Farmers say the cotton crop is good
By Turner Walston
Published in News on December 6, 2005 1:51 PM
This year's cotton harvest might not set any records, but farmers and agriculture officials say it is turning out to be a good crop.
"We might not have a record year, but the fact that we're picking above-average cotton is a pleasant surprise for everybody," Rick Tharrington said. Tharrington is director of the Farm Service Agency in Wayne County.
Charlie Warren said he expects the harvest to average 750 to 800 pounds per acre. Warren is gin manager of Coastal Plains Gin in western Wayne. Warren said the yields on the fields of cotton the company picks are running well ahead of the 500 pounds per acre that had been anticipated.
Dry weather had many farmers worried early in the season.
"At one time, it looked like our crop was doomed. But then we had a little shower, and it popped back. The weather has been against us a little bit, but overall, we're looking at a real good crop," Warren said.
"We needed some good grades and we're seeing them," he said.
Tharrington said the length of cotton-picking season depends on the weather. This year, dry air and hot temperatures led to delays.
"We usually hear of cotton being picked from Labor Day. Historically, producers would like to be finished by Thanksgiving, but we may harvest all the way through to Christmas," Tharrington said.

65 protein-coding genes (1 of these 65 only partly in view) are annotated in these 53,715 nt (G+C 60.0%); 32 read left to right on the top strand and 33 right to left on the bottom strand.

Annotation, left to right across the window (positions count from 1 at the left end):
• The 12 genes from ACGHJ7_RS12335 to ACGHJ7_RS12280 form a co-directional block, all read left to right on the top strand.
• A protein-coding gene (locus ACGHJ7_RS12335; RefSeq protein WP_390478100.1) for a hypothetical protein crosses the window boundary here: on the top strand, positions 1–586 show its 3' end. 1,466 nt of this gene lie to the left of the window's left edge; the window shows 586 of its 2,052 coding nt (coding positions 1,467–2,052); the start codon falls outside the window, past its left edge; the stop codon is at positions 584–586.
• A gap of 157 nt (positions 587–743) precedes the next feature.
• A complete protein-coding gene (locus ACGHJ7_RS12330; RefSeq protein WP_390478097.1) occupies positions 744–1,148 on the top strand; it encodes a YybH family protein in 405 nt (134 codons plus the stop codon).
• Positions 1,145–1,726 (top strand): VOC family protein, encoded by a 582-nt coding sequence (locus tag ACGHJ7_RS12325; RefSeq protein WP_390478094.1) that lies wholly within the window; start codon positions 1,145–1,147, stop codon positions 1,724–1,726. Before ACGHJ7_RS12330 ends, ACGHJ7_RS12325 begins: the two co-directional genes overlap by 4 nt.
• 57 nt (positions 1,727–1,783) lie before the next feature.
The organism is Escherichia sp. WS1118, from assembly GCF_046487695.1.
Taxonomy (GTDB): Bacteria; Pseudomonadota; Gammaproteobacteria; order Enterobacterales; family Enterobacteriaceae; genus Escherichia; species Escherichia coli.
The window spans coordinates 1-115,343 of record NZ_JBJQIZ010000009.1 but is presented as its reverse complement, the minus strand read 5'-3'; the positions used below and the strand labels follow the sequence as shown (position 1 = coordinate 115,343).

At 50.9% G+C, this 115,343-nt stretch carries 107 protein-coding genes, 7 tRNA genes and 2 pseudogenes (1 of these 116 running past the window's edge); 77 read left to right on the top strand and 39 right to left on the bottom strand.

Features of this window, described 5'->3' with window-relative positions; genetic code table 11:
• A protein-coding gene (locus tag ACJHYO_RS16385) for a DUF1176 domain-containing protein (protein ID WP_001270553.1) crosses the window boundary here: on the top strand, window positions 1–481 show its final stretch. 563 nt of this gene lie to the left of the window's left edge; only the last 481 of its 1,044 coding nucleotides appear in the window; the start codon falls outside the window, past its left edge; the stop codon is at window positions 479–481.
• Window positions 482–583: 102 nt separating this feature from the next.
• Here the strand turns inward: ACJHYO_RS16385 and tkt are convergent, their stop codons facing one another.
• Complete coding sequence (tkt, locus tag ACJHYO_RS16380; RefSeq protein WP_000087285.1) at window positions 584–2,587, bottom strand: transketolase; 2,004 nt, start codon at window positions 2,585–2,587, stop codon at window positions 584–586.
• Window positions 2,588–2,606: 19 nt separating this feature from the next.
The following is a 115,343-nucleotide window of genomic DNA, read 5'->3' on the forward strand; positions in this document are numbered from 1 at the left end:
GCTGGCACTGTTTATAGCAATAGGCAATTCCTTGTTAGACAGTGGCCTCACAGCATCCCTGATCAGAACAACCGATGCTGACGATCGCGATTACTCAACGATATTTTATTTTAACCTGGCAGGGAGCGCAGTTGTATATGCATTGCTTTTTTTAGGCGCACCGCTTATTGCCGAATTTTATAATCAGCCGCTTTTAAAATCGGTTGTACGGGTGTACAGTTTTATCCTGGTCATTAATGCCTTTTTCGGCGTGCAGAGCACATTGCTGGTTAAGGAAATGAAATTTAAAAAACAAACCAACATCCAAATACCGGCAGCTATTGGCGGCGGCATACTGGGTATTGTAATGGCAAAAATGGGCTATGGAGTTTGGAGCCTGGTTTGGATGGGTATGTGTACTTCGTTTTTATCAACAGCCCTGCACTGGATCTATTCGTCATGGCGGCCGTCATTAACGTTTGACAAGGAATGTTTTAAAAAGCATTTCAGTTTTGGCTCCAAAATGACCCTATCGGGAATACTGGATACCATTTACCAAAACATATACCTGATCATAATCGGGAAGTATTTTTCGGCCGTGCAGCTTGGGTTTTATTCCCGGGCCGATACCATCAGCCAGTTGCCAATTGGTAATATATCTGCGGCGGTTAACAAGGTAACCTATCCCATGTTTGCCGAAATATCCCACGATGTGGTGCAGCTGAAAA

"Most of the boys, they're getting on the downhill side of being through picking," Warren said. "It's going to probably take until Christmas to get the ginning taken care of."
Tharrington said his office had not begun issuing loan deficiency payments because of the delays in much of the crop reaching the gin.
Wayne County farmers planted more than 23,000 acres of cotton this year, according to statistics provided by the state Department of Agriculture.
Extension Agent Kevin Johnson said advances in technology have helped develop cotton varieties that are more drought tolerant.
"When it gets as hot as it did this year, and doesn't rain, those cotton bolls should be aborting, and they held on," he said.
Johnson said Wayne corn and soybean crops also fared well this year, despite a lack of rain at crucial times during the growing season.
"We're totally surprised, considering the weather. This could be one of the best years we've ever had," Johnson said. "Last year was wonderful, too. Hopefully it will be three or four or five good years in a row."
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